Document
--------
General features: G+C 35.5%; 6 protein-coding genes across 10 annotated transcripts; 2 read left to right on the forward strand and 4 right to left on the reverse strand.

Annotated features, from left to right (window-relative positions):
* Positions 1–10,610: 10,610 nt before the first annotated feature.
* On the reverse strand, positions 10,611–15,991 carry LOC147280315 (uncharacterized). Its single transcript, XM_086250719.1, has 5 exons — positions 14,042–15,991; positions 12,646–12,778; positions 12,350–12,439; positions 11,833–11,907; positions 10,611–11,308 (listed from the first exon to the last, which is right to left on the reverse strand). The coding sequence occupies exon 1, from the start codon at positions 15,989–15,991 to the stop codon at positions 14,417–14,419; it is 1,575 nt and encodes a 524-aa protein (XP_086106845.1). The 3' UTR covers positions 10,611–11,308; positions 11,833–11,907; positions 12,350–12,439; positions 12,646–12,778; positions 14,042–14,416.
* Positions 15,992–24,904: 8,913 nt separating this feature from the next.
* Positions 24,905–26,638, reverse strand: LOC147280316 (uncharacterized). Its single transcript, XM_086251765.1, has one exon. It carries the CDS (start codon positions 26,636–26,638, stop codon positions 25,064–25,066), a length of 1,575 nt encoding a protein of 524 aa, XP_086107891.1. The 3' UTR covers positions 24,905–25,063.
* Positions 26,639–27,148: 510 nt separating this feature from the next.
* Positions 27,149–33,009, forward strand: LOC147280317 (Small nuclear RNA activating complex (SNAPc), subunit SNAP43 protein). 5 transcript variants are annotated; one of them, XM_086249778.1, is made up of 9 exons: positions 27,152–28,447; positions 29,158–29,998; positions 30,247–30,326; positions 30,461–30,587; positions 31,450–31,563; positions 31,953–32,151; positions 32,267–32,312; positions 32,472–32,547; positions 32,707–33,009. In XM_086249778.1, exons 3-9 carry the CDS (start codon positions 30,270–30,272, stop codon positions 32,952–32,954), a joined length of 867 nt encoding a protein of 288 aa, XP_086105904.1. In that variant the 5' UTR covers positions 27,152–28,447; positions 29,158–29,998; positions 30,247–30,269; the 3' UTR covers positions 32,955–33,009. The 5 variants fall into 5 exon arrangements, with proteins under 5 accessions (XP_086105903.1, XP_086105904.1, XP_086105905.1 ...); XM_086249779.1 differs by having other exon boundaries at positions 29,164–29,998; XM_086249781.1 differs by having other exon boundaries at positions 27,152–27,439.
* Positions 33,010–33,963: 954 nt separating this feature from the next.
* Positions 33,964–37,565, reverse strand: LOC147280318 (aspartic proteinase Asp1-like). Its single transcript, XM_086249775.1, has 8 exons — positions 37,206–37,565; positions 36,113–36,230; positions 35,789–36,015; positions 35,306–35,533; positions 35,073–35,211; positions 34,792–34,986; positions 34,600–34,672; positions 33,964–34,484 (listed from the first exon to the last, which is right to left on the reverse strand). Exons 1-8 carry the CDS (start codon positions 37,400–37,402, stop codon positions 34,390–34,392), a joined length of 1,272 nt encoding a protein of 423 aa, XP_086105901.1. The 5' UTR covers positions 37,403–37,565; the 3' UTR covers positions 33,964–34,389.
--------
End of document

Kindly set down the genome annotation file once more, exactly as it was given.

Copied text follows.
General features: G+C 35.5%; 6 protein-coding genes across 10 annotated transcripts; 2 read left to right on the forward strand and 4 right to left on the reverse strand.

Annotated features, from left to right (window-relative positions):
* Positions 1–10,610: 10,610 nt before the first annotated feature.
* On the reverse strand, positions 10,611–15,991 carry LOC147280315 (uncharacterized). Its single transcript, XM_086250719.1, has 5 exons — positions 14,042–15,991; positions 12,646–12,778; positions 12,350–12,439; positions 11,833–11,907; positions 10,611–11,308 (listed from the first exon to the last, which is right to left on the reverse strand). The coding sequence occupies exon 1, from the start codon at positions 15,989–15,991 to the stop codon at positions 14,417–14,419; it is 1,575 nt and encodes a 524-aa protein (XP_086106845.1). The 3' UTR covers positions 10,611–11,308; positions 11,833–11,907; positions 12,350–12,439; positions 12,646–12,778; positions 14,042–14,416.
* Positions 15,992–24,904: 8,913 nt separating this feature from the next.
* Positions 24,905–26,638, reverse strand: LOC147280316 (uncharacterized). Its single transcript, XM_086251765.1, has one exon. It carries the CDS (start codon positions 26,636–26,638, stop codon positions 25,064–25,066), a length of 1,575 nt encoding a protein of 524 aa, XP_086107891.1. The 3' UTR covers positions 24,905–25,063.
* Positions 26,639–27,148: 510 nt separating this feature from the next.
* Positions 27,149–33,009, forward strand: LOC147280317 (Small nuclear RNA activating complex (SNAPc), subunit SNAP43 protein). 5 transcript variants are annotated; one of them, XM_086249778.1, is made up of 9 exons: positions 27,152–28,447; positions 29,158–29,998; positions 30,247–30,326; positions 30,461–30,587; positions 31,450–31,563; positions 31,953–32,151; positions 32,267–32,312; positions 32,472–32,547; positions 32,707–33,009. In XM_086249778.1, exons 3-9 carry the CDS (start codon positions 30,270–30,272, stop codon positions 32,952–32,954), a joined length of 867 nt encoding a protein of 288 aa, XP_086105904.1. In that variant the 5' UTR covers positions 27,152–28,447; positions 29,158–29,998; positions 30,247–30,269; the 3' UTR covers positions 32,955–33,009. The 5 variants fall into 5 exon arrangements, with proteins under 5 accessions (XP_086105903.1, XP_086105904.1, XP_086105905.1 ...); XM_086249779.1 differs by having other exon boundaries at positions 29,164–29,998; XM_086249781.1 differs by having other exon boundaries at positions 27,152–27,439.
* Positions 33,010–33,963: 954 nt separating this feature from the next.
* Positions 33,964–37,565, reverse strand: LOC147280318 (aspartic proteinase Asp1-like). Its single transcript, XM_086249775.1, has 8 exons — positions 37,206–37,565; positions 36,113–36,230; positions 35,789–36,015; positions 35,306–35,533; positions 35,073–35,211; positions 34,792–34,986; positions 34,600–34,672; positions 33,964–34,484 (listed from the first exon to the last, which is right to left on the reverse strand). Exons 1-8 carry the CDS (start codon positions 37,400–37,402, stop codon positions 34,390–34,392), a joined length of 1,272 nt encoding a protein of 423 aa, XP_086105901.1. The 5' UTR covers positions 37,403–37,565; the 3' UTR covers positions 33,964–34,389.